Jean-Pierre BERTRAND – Domaine “Grand Nicolet”

Jean Pierre Bertrand N&B

Jean-Pierre BERTRAND © AOC Rasteau

“In our place, the wines are the first to speak up for themselves!”

Jean-Pierre Bertrand’s wines are robust. Full- bodied, hearty and well-structured. Not easily cowed when faced with game, a hearty stew or a tagine. Rather, they are assertive – not unlike Jean- Pierre himself.

Next to wine, this 50-year old Auvergnat’s favourite topic is cooking; Jean-Pierre comes from a family of catering professionals. To build on the skills he learned in his youth, he took evening classes at the Ecole Hôtelière d’Avignon, Avignon’s famous catering school: he felt he needed to perfect his favourite stew recipes, or learn how to cook fish properly.

I see plenty of similarities between winemaking and cooking; but it’s just that bit more stressful. With wine, if you want to improve your recipe, you have to wait until the following year.”

Older vines

Of course, if you’re a food-lover and a gourmet, everything’s about the raw materials. In Jean-Pierre’s case, that means the grapes. The vines on the estate are of very high quality, evenly distributed between the appellation’s high and low-lying sectors. Average vine age is 50, although some are as old as 80. Soils are tilled and harvests are manual – and preferably fairly late, when the grapes are extremely ripe. The fruit is brought to the winery (the oldest in the village, built by Jean-Pierre’s father-in-law in 1926) and partially de- stemmed before fermentation begins. Fermentation lasts around 20-25 days, with a little extra oak for the Syrah.

And the chef’s speciality? “That has to be our blends, all based on Grenache, our main varietal. We add varying amounts of Carignan depending on vintage. Our grapes are excellent, and we try to do our best by them.”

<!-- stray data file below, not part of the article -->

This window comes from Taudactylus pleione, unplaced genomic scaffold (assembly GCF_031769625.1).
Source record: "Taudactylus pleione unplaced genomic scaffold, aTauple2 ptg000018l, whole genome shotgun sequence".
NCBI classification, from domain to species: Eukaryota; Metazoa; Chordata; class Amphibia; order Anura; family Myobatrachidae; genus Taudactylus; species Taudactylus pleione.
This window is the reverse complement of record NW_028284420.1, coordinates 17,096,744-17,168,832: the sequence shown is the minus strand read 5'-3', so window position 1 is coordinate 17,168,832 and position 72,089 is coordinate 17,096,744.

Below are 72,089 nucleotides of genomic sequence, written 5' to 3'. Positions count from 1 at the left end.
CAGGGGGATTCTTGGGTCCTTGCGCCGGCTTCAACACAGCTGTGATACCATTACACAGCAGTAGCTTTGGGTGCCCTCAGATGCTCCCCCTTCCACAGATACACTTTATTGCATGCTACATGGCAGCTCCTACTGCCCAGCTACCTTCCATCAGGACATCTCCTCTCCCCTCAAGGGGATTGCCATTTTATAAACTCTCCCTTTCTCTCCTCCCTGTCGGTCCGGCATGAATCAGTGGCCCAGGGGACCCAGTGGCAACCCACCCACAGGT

Wines are bottled after 2 winters in-vat and then sold, mostly on the export market, with the help of an agent with whom the Domaine has worked for several years. The remaining 1/3 is sold in France, through on-trade and direct sales; the latter are from the property’s own wine cellars among the vines, “from which we would not be parted for the world.”

A ‘Rastellain’ through and through

These days, Jean-Pierre sees himself as a ‘Rastellain’ – a true native of Rasteau. Since he first arrived in the village in 1987 as a conscientious objector and subsequently marrying the daughter of a local winegrower, Jean-Pierre has integrated seamlessly into village life. First he spent time as a sports coach, then chairman of the football club. He was president of the Tourist Office, Rasteau Bienvenue, for 8 years before taking up the post of treasurer. He has been closely involved in various professional associations since the 1990s, taking an active part in discussions to determine the scope of the Cru. He is currently vice-president of the Syndicat des Vignerons (the winegrowers’ association) and is at the forefront of appellation events such as Nuit du Vin and Escapade des Gourmets.

“I’ve never really missed my native Auvergne,” he says, with a hint of a southern accent. “What I have here is just the start of the story. We have a future to build for our Cru. We’re starting off with excellent potential – but there’s still a lot of work to do.

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